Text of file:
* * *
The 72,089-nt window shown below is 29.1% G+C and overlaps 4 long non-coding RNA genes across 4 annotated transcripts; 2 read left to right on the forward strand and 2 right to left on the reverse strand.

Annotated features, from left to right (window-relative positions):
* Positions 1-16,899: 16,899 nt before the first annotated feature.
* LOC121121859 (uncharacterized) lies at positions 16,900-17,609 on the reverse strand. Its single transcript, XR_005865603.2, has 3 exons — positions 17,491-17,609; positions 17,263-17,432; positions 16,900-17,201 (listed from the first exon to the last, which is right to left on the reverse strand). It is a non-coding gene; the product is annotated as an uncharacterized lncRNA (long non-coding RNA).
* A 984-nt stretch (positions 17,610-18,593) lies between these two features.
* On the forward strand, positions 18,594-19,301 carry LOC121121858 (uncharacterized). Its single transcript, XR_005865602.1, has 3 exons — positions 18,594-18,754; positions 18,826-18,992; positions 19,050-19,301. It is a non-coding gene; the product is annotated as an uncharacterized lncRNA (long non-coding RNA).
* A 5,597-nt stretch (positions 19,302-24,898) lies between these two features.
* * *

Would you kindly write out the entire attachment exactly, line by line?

The 72,089-nt window shown below is 29.1% G+C and overlaps 4 long non-coding RNA genes across 4 annotated transcripts; 2 read left to right on the forward strand and 2 right to left on the reverse strand.

Annotated features, from left to right (window-relative positions):
* Positions 1-16,899: 16,899 nt before the first annotated feature.
* LOC121121859 (uncharacterized) lies at positions 16,900-17,609 on the reverse strand. Its single transcript, XR_005865603.2, has 3 exons — positions 17,491-17,609; positions 17,263-17,432; positions 16,900-17,201 (listed from the first exon to the last, which is right to left on the reverse strand). It is a non-coding gene; the product is annotated as an uncharacterized lncRNA (long non-coding RNA).
* A 984-nt stretch (positions 17,610-18,593) lies between these two features.
* On the forward strand, positions 18,594-19,301 carry LOC121121858 (uncharacterized). Its single transcript, XR_005865602.1, has 3 exons — positions 18,594-18,754; positions 18,826-18,992; positions 19,050-19,301. It is a non-coding gene; the product is annotated as an uncharacterized lncRNA (long non-coding RNA).
* A 5,597-nt stretch (positions 19,302-24,898) lies between these two features.